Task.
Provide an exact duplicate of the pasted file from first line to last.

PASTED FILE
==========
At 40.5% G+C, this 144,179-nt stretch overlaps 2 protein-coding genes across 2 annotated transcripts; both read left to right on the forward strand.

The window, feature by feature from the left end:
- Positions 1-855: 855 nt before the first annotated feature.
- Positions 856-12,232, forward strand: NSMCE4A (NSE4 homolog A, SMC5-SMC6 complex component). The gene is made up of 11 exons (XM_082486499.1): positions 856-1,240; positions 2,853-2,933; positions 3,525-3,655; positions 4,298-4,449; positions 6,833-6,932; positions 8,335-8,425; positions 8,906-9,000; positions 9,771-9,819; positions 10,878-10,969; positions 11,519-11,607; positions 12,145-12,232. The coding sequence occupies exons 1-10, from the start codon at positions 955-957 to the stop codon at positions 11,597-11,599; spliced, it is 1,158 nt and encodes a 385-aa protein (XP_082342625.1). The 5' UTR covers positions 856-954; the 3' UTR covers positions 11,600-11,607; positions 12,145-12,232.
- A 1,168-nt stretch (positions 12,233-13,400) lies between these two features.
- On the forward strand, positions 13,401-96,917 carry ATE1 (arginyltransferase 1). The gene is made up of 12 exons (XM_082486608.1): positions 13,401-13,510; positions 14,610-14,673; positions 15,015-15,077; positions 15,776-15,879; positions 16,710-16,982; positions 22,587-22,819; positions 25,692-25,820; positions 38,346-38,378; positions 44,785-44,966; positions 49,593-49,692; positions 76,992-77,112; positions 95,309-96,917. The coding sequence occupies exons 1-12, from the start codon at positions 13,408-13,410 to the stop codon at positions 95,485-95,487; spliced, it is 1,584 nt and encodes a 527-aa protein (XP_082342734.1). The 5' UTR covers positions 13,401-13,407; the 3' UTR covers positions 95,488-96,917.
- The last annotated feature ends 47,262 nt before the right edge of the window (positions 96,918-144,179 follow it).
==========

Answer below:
At 40.5% G+C, this 144,179-nt stretch overlaps 2 protein-coding genes across 2 annotated transcripts; both read left to right on the forward strand.

The window, feature by feature from the left end:
- Positions 1-855: 855 nt before the first annotated feature.
- Positions 856-12,232, forward strand: NSMCE4A (NSE4 homolog A, SMC5-SMC6 complex component). The gene is made up of 11 exons (XM_082486499.1): positions 856-1,240; positions 2,853-2,933; positions 3,525-3,655; positions 4,298-4,449; positions 6,833-6,932; positions 8,335-8,425; positions 8,906-9,000; positions 9,771-9,819; positions 10,878-10,969; positions 11,519-11,607; positions 12,145-12,232. The coding sequence occupies exons 1-10, from the start codon at positions 955-957 to the stop codon at positions 11,597-11,599; spliced, it is 1,158 nt and encodes a 385-aa protein (XP_082342625.1). The 5' UTR covers positions 856-954; the 3' UTR covers positions 11,600-11,607; positions 12,145-12,232.
- A 1,168-nt stretch (positions 12,233-13,400) lies between these two features.
- On the forward strand, positions 13,401-96,917 carry ATE1 (arginyltransferase 1). The gene is made up of 12 exons (XM_082486608.1): positions 13,401-13,510; positions 14,610-14,673; positions 15,015-15,077; positions 15,776-15,879; positions 16,710-16,982; positions 22,587-22,819; positions 25,692-25,820; positions 38,346-38,378; positions 44,785-44,966; positions 49,593-49,692; positions 76,992-77,112; positions 95,309-96,917. The coding sequence occupies exons 1-12, from the start codon at positions 13,408-13,410 to the stop codon at positions 95,485-95,487; spliced, it is 1,584 nt and encodes a 527-aa protein (XP_082342734.1). The 5' UTR covers positions 13,401-13,407; the 3' UTR covers positions 95,488-96,917.
- The last annotated feature ends 47,262 nt before the right edge of the window (positions 96,918-144,179 follow it).